When Watson failed to sell any cash registers, Range set about telling him that excuses weren't good enough. A demoralising tongue-lashing that ended in an uplifting and sympathetic examination of what the difficulties in selling were. They went out on the road together and Watson was amazed. Each time Range was involved in the selling, they sold a machine. Eventually Watson, at 25 years old, was the top salesman in the area.
His next move was to be manager of his own branch - Rochester. Near the bottom of the NCR sales league when Watson took it over, within a few months it was sixth from the top. Then the sales fell off, partly due to market saturation but also due to competition in the area. Watson, like all NCR men, knew how to deal with competition - make their machines malfunction. The dirty side of the business made Watson feel ashamed but he indulged nevertheless.
His first big managerial job was to set up a spoiling operation against the second-hand trade in cash registers that had started up. He set up a shop next door to any second-hand shop and sold machines at cut down prices. With a million NCR dollars to use he drove the opposition out of the market. This work was probably illegal but Watson, ever loyal to "the cash", got on with the job and did it well.
Eventually Watson was summoned to head office to meet the boss. John Henry Patterson was the real super salesman behind NCR. He had taken it from nothing by improving the design of the machines and by writing a manual for salesmen. His ideas on how a corporation should be run were revolutionary. He built a factory of glass with trees and greenery - a paternalistic idyll. But unlike the true industrial philanthropists Patterson was only interesting in increasing the efficiency of his work force by improving its well being. "It pays", said Patterson. "Hungry people, people with bad diets or in poor health, are not good producers."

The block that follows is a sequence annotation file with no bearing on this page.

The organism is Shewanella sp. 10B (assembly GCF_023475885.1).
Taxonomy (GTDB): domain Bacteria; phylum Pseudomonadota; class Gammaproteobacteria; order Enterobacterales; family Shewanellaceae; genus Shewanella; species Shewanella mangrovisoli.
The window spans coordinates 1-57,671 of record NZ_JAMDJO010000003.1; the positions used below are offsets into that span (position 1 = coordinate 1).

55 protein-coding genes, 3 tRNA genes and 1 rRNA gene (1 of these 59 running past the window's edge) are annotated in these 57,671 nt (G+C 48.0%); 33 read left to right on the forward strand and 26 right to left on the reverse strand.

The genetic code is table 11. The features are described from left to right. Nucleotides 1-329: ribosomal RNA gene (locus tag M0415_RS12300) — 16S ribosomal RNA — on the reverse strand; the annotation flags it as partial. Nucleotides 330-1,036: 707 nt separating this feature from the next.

Watson's position within NCR grew more and more important until he reached the top executive level. Patterson was so pleased with Watson that he bought his prize employee a house and a car. Then it all went sour. Watson and 38 other NCR executives were accused of unfair business practices and the subsequent trial received much publicity.
He was engaged to Jeanette Kittredge at the time and offered to end their engagement because of the embarrassment - but they were married in 1913 two weeks after the trial at which he received a one-year jail sentence and a $5,000 fine. He appealed and the case remained pending for several months - casting a long shadow over his future.
Just short of his 40th birthday he argued with Patterson and was instantly fired. Although he was offered many rewarding jobs he was badly hurt and confused by Patterson's attitude. To go from top man to being sacked in so short a time would have been a sobering experience for any man.